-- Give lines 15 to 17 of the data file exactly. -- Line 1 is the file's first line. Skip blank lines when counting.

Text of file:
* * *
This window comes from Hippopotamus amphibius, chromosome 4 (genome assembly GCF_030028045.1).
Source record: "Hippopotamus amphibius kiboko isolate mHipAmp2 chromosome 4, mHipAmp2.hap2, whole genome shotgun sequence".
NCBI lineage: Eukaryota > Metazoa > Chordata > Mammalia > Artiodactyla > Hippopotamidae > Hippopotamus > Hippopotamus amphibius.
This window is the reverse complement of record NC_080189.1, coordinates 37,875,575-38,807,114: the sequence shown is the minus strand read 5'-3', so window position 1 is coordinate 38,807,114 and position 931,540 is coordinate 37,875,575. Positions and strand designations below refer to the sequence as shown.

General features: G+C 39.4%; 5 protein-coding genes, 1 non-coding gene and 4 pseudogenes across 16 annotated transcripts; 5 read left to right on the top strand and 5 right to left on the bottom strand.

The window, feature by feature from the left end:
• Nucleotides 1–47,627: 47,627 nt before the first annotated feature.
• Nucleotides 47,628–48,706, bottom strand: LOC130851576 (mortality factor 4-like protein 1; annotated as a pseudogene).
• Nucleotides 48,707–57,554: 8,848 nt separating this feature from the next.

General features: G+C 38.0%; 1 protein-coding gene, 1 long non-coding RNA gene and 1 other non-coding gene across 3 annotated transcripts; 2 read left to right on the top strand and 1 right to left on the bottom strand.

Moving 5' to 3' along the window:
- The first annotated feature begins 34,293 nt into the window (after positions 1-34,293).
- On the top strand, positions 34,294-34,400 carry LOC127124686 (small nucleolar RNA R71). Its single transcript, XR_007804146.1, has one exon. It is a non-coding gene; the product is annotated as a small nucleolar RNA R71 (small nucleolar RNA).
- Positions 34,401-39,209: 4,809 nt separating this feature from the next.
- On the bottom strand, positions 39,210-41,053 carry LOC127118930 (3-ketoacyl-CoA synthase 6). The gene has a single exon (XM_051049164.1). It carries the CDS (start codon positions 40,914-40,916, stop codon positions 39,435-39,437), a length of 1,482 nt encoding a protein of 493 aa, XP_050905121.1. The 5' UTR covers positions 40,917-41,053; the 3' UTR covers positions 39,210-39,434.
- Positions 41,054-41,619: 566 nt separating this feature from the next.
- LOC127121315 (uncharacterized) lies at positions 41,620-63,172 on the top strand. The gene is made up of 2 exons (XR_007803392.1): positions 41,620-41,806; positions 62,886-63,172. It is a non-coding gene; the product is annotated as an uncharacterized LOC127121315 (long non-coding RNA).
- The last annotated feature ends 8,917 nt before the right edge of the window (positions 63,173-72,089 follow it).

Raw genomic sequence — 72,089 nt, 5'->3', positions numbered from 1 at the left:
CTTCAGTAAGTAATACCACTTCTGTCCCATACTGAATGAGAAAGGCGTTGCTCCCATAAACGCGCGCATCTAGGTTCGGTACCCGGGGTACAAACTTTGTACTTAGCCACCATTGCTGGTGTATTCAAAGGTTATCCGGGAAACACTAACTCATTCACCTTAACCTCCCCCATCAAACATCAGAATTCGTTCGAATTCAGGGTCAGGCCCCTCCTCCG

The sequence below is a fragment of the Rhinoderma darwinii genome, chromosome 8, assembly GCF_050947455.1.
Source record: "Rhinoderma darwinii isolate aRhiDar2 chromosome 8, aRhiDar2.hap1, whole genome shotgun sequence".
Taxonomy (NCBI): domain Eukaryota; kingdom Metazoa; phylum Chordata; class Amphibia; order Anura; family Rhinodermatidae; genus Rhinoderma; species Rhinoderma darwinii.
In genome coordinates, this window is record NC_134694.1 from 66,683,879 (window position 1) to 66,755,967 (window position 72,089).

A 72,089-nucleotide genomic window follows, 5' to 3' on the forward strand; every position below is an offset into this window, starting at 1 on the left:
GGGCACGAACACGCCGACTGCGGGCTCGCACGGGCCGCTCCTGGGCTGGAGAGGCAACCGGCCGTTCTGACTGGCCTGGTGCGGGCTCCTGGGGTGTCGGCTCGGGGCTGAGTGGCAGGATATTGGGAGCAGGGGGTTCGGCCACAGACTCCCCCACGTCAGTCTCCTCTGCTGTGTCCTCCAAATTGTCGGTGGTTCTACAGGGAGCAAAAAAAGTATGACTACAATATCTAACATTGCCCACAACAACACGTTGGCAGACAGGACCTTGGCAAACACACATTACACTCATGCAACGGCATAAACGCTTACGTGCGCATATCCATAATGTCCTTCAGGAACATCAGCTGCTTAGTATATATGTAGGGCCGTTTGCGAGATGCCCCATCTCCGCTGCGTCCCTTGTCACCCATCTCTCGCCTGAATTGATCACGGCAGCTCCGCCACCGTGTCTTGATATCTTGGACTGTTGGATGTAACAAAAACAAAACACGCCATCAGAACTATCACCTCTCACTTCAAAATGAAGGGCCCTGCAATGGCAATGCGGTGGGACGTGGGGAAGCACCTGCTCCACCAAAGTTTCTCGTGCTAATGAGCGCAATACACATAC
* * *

- On the bottom strand, positions 39,210-41,053 carry LOC127118930 (3-ketoacyl-CoA synthase 6). The gene has a single exon (XM_051049164.1). It carries the CDS (start codon positions 40,914-40,916, stop codon positions 39,435-39,437), a length of 1,482 nt encoding a protein of 493 aa, XP_050905121.1. The 5' UTR covers positions 40,917-41,053; the 3' UTR covers positions 39,210-39,434.
- Positions 41,054-41,619: 566 nt separating this feature from the next.
- LOC127121315 (uncharacterized) lies at positions 41,620-63,172 on the top strand. The gene is made up of 2 exons (XR_007803392.1): positions 41,620-41,806; positions 62,886-63,172. It is a non-coding gene; the product is annotated as an uncharacterized LOC127121315 (long non-coding RNA).